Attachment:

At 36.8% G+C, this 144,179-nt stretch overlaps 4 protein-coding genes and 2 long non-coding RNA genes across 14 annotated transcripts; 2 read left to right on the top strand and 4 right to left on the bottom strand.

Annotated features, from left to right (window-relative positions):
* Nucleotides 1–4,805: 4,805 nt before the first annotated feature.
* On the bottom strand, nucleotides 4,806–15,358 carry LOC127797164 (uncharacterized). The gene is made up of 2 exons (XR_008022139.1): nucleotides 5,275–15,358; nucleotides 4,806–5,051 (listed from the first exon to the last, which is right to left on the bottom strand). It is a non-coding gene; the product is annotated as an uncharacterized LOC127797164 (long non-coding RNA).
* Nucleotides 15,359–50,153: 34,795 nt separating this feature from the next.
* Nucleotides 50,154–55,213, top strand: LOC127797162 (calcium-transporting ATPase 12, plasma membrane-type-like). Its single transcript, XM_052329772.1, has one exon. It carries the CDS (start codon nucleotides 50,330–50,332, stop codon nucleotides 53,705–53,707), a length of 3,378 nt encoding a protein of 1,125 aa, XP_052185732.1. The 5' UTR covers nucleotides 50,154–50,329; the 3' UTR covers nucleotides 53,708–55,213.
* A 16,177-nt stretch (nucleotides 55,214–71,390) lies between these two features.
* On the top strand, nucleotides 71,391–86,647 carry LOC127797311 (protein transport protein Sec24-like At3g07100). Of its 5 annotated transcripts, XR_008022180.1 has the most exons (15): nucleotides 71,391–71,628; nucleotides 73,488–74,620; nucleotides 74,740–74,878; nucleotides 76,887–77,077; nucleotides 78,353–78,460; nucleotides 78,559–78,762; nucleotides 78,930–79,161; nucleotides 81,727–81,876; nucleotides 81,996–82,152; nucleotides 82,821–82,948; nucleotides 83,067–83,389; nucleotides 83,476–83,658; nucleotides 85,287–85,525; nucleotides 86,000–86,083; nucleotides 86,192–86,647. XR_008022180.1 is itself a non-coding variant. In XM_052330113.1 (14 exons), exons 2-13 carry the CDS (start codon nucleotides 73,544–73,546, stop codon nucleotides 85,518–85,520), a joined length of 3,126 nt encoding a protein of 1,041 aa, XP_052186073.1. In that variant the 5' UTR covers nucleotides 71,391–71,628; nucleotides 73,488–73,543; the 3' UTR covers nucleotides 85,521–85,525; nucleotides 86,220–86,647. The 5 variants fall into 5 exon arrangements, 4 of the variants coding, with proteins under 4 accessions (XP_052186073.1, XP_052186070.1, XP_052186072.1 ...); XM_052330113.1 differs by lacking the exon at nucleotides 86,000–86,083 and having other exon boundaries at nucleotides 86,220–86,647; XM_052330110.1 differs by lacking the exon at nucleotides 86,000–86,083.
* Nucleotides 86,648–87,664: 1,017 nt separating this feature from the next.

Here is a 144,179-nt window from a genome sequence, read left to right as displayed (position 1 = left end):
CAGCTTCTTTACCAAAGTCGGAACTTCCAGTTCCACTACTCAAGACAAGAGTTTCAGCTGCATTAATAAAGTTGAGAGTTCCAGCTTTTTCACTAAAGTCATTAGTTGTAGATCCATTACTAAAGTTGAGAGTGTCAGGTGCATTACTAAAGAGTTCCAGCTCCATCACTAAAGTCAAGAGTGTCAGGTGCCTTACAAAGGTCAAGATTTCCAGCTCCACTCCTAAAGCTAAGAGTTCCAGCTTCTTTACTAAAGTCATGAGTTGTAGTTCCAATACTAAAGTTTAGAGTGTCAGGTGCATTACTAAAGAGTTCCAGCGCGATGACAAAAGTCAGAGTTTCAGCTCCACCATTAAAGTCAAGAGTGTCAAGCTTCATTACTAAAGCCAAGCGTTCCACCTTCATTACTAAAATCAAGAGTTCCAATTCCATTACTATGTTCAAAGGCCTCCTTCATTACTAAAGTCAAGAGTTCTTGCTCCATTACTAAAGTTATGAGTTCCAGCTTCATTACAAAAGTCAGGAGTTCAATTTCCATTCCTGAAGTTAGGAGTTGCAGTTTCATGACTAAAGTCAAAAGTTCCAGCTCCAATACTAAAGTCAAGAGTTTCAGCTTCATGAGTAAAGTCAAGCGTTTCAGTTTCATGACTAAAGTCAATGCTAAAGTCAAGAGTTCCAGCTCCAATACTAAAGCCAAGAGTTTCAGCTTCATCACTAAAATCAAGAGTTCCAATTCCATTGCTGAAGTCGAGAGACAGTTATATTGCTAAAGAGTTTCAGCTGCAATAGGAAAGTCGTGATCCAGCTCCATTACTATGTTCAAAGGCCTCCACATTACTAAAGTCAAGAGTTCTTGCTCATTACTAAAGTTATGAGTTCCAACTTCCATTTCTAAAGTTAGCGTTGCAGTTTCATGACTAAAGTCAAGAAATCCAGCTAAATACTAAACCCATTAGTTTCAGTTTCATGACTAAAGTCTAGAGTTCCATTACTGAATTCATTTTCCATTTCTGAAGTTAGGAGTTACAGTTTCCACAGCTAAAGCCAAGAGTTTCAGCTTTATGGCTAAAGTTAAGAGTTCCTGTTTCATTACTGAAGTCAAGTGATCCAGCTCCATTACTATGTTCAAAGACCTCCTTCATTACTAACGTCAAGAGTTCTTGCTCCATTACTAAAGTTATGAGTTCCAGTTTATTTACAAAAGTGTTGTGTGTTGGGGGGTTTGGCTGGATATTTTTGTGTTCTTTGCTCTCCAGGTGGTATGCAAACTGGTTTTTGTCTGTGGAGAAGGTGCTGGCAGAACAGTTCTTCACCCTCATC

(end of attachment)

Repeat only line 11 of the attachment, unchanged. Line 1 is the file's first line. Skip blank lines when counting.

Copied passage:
CAGCTTCTTTACCAAAGTCGGAACTTCCAGTTCCACTACTCAAGACAAGAGTTTCAGCTGCATTAATAAAGTTGAGAGTTCCAGCTTTTTCACTAAAGTCATTAGTTGTAGATCCATTACTAAAGTTGAGAGTGTCAGGTGCATTACTAAAGAGTTCCAGCTCCATCACTAAAGTCAAGAGTGTCAGGTGCCTTACAAAGGTCAAGATTTCCAGCTCCACTCCTAAAGCTAAGAGTTCCAGCTTCTTTACTAAAGTCATGAGTTGTAGTTCCAATACTAAAGTTTAGAGTGTCAGGTGCATTACTAAAGAGTTCCAGCGCGATGACAAAAGTCAGAGTTTCAGCTCCACCATTAAAGTCAAGAGTGTCAAGCTTCATTACTAAAGCCAAGCGTTCCACCTTCATTACTAAAATCAAGAGTTCCAATTCCATTACTATGTTCAAAGGCCTCCTTCATTACTAAAGTCAAGAGTTCTTGCTCCATTACTAAAGTTATGAGTTCCAGCTTCATTACAAAAGTCAGGAGTTCAATTTCCATTCCTGAAGTTAGGAGTTGCAGTTTCATGACTAAAGTCAAAAGTTCCAGCTCCAATACTAAAGTCAAGAGTTTCAGCTTCATGAGTAAAGTCAAGCGTTTCAGTTTCATGACTAAAGTCAATGCTAAAGTCAAGAGTTCCAGCTCCAATACTAAAGCCAAGAGTTTCAGCTTCATCACTAAAATCAAGAGTTCCAATTCCATTGCTGAAGTCGAGAGACAGTTATATTGCTAAAGAGTTTCAGCTGCAATAGGAAAGTCGTGATCCAGCTCCATTACTATGTTCAAAGGCCTCCACATTACTAAAGTCAAGAGTTCTTGCTCATTACTAAAGTTATGAGTTCCAACTTCCATTTCTAAAGTTAGCGTTGCAGTTTCATGACTAAAGTCAAGAAATCCAGCTAAATACTAAACCCATTAGTTTCAGTTTCATGACTAAAGTCTAGAGTTCCATTACTGAATTCATTTTCCATTTCTGAAGTTAGGAGTTACAGTTTCCACAGCTAAAGCCAAGAGTTTCAGCTTTATGGCTAAAGTTAAGAGTTCCTGTTTCATTACTGAAGTCAAGTGATCCAGCTCCATTACTATGTTCAAAGACCTCCTTCATTACTAACGTCAAGAGTTCTTGCTCCATTACTAAAGTTATGAGTTCCAGTTTATTTACAAAAGTGTTGTGTGTTGGGGGGTTTGGCTGGATATTTTTGTGTTCTTTGCTCTCCAGGTGGTATGCAAACTGGTTTTTGTCTGTGGAGAAGGTGCTGGCAGAACAGTTCTTCACCCTCATC